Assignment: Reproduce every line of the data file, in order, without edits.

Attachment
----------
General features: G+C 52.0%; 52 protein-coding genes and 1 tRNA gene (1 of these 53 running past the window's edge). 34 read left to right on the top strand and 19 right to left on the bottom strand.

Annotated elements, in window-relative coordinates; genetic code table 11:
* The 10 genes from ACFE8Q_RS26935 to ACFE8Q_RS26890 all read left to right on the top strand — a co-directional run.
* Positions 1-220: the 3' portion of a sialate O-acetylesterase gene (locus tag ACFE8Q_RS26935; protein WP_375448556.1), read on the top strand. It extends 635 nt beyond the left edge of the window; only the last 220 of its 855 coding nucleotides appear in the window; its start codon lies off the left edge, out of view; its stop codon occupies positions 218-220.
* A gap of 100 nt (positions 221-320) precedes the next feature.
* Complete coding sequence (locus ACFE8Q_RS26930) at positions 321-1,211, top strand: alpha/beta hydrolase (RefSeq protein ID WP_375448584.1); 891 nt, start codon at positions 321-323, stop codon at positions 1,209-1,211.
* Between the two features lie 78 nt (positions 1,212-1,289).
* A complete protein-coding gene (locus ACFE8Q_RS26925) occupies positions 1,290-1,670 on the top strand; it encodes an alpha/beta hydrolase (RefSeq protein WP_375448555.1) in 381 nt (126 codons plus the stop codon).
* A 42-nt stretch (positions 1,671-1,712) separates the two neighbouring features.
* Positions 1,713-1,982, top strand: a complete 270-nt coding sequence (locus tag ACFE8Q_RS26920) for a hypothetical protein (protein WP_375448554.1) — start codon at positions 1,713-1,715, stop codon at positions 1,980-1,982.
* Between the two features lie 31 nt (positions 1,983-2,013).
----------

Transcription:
General features: G+C 52.0%; 52 protein-coding genes and 1 tRNA gene (1 of these 53 running past the window's edge). 34 read left to right on the top strand and 19 right to left on the bottom strand.

Annotated elements, in window-relative coordinates; genetic code table 11:
* The 10 genes from ACFE8Q_RS26935 to ACFE8Q_RS26890 all read left to right on the top strand — a co-directional run.
* Positions 1-220: the 3' portion of a sialate O-acetylesterase gene (locus tag ACFE8Q_RS26935; protein WP_375448556.1), read on the top strand. It extends 635 nt beyond the left edge of the window; only the last 220 of its 855 coding nucleotides appear in the window; its start codon lies off the left edge, out of view; its stop codon occupies positions 218-220.
* A gap of 100 nt (positions 221-320) precedes the next feature.
* Complete coding sequence (locus ACFE8Q_RS26930) at positions 321-1,211, top strand: alpha/beta hydrolase (RefSeq protein ID WP_375448584.1); 891 nt, start codon at positions 321-323, stop codon at positions 1,209-1,211.
* Between the two features lie 78 nt (positions 1,212-1,289).
* A complete protein-coding gene (locus ACFE8Q_RS26925) occupies positions 1,290-1,670 on the top strand; it encodes an alpha/beta hydrolase (RefSeq protein WP_375448555.1) in 381 nt (126 codons plus the stop codon).
* A 42-nt stretch (positions 1,671-1,712) separates the two neighbouring features.
* Positions 1,713-1,982, top strand: a complete 270-nt coding sequence (locus tag ACFE8Q_RS26920) for a hypothetical protein (protein WP_375448554.1) — start codon at positions 1,713-1,715, stop codon at positions 1,980-1,982.
* Between the two features lie 31 nt (positions 1,983-2,013).